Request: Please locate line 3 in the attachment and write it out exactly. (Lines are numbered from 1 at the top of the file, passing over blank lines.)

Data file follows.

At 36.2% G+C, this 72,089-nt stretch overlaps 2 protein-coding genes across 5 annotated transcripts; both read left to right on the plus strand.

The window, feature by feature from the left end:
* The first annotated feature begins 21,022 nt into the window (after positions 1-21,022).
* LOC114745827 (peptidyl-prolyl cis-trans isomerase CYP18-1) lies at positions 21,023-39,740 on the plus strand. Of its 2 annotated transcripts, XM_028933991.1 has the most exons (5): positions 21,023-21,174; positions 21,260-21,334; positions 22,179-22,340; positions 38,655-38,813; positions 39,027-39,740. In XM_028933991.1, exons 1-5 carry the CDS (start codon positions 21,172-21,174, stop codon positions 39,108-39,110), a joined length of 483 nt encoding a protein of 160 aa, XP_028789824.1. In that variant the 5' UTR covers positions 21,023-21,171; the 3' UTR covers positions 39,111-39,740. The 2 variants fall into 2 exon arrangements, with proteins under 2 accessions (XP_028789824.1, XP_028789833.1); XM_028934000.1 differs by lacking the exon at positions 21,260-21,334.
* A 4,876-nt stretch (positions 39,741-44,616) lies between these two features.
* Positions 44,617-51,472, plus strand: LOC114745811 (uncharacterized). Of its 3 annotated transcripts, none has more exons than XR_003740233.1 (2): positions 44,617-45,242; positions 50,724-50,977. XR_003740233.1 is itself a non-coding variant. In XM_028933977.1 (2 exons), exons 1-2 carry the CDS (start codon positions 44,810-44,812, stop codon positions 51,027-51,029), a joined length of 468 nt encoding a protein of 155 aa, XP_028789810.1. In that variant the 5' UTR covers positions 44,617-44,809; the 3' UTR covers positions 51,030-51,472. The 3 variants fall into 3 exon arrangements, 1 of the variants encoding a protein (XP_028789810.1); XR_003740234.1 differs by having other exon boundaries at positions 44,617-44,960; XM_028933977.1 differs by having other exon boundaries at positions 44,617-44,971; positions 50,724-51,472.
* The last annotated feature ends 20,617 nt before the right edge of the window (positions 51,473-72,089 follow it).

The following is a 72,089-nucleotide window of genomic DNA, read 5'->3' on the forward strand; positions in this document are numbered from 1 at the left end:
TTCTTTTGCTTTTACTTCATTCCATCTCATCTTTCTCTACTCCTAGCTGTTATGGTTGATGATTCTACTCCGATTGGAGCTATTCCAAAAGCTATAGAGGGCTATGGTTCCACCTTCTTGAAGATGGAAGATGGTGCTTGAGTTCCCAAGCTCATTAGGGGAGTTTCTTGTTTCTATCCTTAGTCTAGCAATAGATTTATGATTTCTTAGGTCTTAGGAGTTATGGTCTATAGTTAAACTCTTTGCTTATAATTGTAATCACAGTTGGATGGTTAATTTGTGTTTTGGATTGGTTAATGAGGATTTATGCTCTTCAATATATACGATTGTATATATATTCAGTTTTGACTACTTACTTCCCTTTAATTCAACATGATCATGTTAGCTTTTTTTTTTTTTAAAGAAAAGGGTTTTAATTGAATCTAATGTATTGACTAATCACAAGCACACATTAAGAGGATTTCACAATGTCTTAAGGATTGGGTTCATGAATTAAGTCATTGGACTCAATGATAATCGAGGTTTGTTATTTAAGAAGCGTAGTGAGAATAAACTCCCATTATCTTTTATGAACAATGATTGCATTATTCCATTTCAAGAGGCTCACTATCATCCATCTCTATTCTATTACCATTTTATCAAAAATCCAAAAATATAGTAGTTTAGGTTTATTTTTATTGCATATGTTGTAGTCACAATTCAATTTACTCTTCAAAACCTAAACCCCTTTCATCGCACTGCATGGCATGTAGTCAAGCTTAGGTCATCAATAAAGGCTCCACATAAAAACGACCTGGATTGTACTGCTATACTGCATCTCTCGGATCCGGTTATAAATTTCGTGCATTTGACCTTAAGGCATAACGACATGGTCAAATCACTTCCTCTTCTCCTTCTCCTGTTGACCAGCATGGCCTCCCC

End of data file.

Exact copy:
* The first annotated feature begins 21,022 nt into the window (after positions 1-21,022).